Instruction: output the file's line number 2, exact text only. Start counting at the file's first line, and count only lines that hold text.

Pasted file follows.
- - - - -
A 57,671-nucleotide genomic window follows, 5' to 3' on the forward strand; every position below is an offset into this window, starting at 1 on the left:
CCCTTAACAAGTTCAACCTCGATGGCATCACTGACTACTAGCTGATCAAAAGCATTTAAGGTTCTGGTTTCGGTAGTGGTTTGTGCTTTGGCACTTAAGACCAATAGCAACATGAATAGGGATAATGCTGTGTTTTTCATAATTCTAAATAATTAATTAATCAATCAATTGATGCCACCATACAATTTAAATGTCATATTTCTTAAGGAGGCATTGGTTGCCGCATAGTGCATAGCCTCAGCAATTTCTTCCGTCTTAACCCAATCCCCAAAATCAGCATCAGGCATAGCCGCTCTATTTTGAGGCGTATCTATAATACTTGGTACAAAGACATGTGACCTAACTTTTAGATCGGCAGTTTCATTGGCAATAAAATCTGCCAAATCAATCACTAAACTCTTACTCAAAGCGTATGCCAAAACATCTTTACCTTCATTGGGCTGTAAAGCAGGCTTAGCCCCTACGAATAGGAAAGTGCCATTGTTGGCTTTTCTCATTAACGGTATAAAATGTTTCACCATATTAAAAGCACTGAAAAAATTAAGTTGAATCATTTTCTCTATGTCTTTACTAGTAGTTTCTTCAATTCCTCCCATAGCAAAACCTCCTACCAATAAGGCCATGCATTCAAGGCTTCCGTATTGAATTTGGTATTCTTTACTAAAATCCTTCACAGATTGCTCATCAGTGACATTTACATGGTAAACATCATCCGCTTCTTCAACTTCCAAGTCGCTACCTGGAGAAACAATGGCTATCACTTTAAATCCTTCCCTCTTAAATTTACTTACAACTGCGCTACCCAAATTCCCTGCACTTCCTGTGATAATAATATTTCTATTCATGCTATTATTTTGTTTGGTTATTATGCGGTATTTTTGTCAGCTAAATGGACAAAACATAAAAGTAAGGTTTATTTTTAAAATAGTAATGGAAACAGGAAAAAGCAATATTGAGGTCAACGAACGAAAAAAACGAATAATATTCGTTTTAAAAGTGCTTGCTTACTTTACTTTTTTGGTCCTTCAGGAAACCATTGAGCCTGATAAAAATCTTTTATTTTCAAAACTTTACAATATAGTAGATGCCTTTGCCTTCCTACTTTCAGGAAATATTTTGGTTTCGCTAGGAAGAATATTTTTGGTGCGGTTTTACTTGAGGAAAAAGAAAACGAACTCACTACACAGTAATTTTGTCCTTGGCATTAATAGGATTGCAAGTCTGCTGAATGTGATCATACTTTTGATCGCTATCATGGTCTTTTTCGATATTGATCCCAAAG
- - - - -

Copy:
CCCTTAACAAGTTCAACCTCGATGGCATCACTGACTACTAGCTGATCAAAAGCATTTAAGGTTCTGGTTTCGGTAGTGGTTTGTGCTTTGGCACTTAAGACCAATAGCAACATGAATAGGGATAATGCTGTGTTTTTCATAATTCTAAATAATTAATTAATCAATCAATTGATGCCACCATACAATTTAAATGTCATATTTCTTAAGGAGGCATTGGTTGCCGCATAGTGCATAGCCTCAGCAATTTCTTCCGTCTTAACCCAATCCCCAAAATCAGCATCAGGCATAGCCGCTCTATTTTGAGGCGTATCTATAATACTTGGTACAAAGACATGTGACCTAACTTTTAGATCGGCAGTTTCATTGGCAATAAAATCTGCCAAATCAATCACTAAACTCTTACTCAAAGCGTATGCCAAAACATCTTTACCTTCATTGGGCTGTAAAGCAGGCTTAGCCCCTACGAATAGGAAAGTGCCATTGTTGGCTTTTCTCATTAACGGTATAAAATGTTTCACCATATTAAAAGCACTGAAAAAATTAAGTTGAATCATTTTCTCTATGTCTTTACTAGTAGTTTCTTCAATTCCTCCCATAGCAAAACCTCCTACCAATAAGGCCATGCATTCAAGGCTTCCGTATTGAATTTGGTATTCTTTACTAAAATCCTTCACAGATTGCTCATCAGTGACATTTACATGGTAAACATCATCCGCTTCTTCAACTTCCAAGTCGCTACCTGGAGAAACAATGGCTATCACTTTAAATCCTTCCCTCTTAAATTTACTTACAACTGCGCTACCCAAATTCCCTGCACTTCCTGTGATAATAATATTTCTATTCATGCTATTATTTTGTTTGGTTATTATGCGGTATTTTTGTCAGCTAAATGGACAAAACATAAAAGTAAGGTTTATTTTTAAAATAGTAATGGAAACAGGAAAAAGCAATATTGAGGTCAACGAACGAAAAAAACGAATAATATTCGTTTTAAAAGTGCTTGCTTACTTTACTTTTTTGGTCCTTCAGGAAACCATTGAGCCTGATAAAAATCTTTTATTTTCAAAACTTTACAATATAGTAGATGCCTTTGCCTTCCTACTTTCAGGAAATATTTTGGTTTCGCTAGGAAGAATATTTTTGGTGCGGTTTTACTTGAGGAAAAAGAAAACGAACTCACTACACAGTAATTTTGTCCTTGGCATTAATAGGATTGCAAGTCTGCTGAATGTGATCATACTTTTGATCGCTATCATGGTCTTTTTCGATATTGATCCCAAAG